Pop star Taylor Swift is freaking over a deal Big Machine Label Group made with pop media superpower Ithaca Holdings. Media are reporting Ithaca, whose chairman is Scooter Braun, acquired BMLG for more than $300 million. After Swift placed a critical post on her Tumblr page, BMLG founder Scott Borchetta fired back in a post of his own at the BMLG website. Lessons are here, and aspiring musicians should take note.
Swift wanted to own rights to her work. The problem is that she signed those rights over willingly, and there is no doubt she has benefited immensely. She said, in a lengthy Tumblr post on June 30:
“This is my worst case scenario. This is what happens when you sign a deal at fifteen to someone for whom the term ‘loyalty’ is clearly just a contractual concept. And when that man says ‘Music has value’, he means its value is beholden to men who had no part in creating it. […]
And hopefully, young artists or kids with musical dreams will read this and learn about how to better protect themselves in a negotiation. You deserve to own the art you make.”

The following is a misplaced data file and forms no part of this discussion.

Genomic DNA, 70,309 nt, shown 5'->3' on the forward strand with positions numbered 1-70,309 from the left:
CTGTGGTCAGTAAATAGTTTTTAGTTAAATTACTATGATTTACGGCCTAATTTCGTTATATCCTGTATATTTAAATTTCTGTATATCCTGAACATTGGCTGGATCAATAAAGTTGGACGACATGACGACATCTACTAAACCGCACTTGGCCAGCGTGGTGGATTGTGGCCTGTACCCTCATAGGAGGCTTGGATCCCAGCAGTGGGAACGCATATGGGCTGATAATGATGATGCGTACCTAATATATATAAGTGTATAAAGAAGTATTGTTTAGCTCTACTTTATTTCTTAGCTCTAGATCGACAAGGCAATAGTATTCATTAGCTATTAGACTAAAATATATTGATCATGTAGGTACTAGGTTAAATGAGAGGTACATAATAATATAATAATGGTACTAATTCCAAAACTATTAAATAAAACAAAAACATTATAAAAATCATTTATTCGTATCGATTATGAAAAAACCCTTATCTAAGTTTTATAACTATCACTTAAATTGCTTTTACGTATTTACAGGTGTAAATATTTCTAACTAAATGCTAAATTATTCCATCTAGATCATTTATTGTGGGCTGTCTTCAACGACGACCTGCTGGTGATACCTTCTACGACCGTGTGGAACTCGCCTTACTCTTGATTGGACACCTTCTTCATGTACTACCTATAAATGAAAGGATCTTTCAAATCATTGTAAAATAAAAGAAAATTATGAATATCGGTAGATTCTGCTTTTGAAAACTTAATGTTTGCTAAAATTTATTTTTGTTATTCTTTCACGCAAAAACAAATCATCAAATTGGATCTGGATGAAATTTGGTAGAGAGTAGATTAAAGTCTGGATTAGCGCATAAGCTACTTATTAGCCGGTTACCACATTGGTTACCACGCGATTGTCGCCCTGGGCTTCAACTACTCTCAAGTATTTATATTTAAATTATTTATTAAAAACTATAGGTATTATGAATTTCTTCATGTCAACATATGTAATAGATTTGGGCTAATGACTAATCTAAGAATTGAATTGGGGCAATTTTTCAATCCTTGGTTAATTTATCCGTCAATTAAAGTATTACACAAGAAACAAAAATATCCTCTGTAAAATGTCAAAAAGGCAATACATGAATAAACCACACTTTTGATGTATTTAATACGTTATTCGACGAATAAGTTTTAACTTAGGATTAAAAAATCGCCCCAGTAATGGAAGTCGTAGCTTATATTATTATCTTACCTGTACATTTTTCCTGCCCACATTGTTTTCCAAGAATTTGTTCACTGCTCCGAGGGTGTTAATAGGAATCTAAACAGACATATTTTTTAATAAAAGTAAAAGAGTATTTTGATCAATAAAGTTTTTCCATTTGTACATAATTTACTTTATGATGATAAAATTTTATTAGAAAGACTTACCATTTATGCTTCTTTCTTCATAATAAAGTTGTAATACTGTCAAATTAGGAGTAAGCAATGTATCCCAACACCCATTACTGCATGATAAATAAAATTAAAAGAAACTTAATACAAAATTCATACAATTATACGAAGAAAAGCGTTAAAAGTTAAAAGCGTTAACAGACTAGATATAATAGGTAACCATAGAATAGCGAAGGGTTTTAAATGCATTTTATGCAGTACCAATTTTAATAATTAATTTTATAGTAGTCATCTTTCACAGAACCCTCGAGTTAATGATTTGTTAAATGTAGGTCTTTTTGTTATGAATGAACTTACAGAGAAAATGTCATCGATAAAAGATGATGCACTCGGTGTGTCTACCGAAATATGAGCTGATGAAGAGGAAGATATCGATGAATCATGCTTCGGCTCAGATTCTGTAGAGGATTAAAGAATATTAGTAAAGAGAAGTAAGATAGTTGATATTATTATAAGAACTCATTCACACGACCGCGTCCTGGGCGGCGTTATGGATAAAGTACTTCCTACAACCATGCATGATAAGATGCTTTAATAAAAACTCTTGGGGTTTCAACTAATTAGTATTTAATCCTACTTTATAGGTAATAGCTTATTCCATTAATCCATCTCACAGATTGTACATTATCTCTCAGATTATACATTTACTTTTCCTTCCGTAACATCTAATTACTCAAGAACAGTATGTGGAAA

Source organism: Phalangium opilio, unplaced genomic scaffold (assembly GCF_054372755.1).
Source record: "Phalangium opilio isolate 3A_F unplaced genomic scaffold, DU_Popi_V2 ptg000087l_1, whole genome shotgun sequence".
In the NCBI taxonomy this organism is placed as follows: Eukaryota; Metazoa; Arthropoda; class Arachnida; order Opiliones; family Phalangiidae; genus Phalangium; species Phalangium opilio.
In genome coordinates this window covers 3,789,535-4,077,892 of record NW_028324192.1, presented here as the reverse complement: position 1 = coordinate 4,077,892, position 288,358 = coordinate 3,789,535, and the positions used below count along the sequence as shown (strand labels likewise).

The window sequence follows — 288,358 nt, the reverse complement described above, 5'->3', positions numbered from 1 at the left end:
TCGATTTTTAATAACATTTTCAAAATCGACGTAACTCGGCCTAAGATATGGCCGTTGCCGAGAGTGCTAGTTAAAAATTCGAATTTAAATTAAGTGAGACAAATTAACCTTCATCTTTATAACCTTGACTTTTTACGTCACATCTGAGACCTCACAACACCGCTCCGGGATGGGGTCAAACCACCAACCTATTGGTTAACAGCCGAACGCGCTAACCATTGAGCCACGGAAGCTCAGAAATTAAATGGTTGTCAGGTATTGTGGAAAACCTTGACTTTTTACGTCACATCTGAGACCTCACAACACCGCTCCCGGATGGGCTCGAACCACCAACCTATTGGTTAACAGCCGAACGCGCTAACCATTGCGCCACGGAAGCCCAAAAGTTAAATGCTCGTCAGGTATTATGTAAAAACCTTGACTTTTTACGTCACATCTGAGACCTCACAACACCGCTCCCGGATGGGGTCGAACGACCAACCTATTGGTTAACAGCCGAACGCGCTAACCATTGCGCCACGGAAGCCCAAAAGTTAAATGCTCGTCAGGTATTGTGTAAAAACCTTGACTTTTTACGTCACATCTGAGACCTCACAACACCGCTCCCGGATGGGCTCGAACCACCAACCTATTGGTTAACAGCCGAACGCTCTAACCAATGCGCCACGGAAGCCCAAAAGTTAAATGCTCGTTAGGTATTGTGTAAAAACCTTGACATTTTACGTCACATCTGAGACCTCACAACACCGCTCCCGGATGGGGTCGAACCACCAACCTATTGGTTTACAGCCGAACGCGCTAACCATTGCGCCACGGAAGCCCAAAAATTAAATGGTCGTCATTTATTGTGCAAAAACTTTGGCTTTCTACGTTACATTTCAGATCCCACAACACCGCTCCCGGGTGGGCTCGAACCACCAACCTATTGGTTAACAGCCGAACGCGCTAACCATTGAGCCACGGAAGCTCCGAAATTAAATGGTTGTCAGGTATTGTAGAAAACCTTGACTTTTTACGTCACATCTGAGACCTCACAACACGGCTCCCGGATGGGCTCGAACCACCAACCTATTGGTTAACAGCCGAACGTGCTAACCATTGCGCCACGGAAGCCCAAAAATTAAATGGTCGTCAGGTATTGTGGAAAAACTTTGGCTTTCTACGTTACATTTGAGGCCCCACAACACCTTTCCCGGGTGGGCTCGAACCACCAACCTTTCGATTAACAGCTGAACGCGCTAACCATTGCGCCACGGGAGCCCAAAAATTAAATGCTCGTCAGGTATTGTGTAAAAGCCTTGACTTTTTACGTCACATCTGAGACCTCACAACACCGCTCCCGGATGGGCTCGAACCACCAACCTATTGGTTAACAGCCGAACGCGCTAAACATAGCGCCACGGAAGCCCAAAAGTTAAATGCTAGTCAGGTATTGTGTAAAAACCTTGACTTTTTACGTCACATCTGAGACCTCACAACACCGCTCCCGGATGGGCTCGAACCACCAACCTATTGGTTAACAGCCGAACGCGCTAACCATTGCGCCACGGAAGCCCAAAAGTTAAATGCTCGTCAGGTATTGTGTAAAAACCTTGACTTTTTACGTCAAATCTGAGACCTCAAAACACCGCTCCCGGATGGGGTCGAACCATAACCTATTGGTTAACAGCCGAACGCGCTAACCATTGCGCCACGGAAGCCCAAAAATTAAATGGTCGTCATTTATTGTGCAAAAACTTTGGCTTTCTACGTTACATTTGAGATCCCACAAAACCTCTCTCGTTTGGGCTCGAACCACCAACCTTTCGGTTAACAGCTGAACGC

Swift had been with BMLG for a decade before signing a new deal with a Universal Music Group partner in 2018.
Once Swift’s post drew attention from her legions of fans, Borchetta posted his own take on the deal.
In “So it’s time for some truth,” Borchetta addressed each of Swift’s claims, and he provided proof she knew about the deal before she claimed to. Swift’s Tumblr post included this: “I learned about Scooter Braun’s purchase of my masters as it was announced to the world.”
Swift’s claims drew critical remarks too. It is hard for many Americans to feel sorry for someone whose personal fortune far exceeds the average income.
This is the world of big music, and once Swift voluntarily agreed to a contract in exchange for the return she and her advisers negotiated, it was a done deal. If you want to be a mega-pop star, you will definitely have to do tradeoffs.
It is interesting that she is warning aspiring musicians to “better protect themselves,” though. I’ve personally warned any number of creatives, including my daughters. Multiple contracts from a variety of quarters have come their way, and those contracts all had one thing in common. Two little words: “In perpetuity.”
Never sign away any rights “in perpetuity.” You may one day come to regret it as Swift apparently does.
Then again, when she signed away her rights, she benefited on a level beyond the wildest dreams of most of us.
Swift parlayed her way into pop tart legend by first marketing herself as a country brand.
(Kay B. Day/July 1, 2019)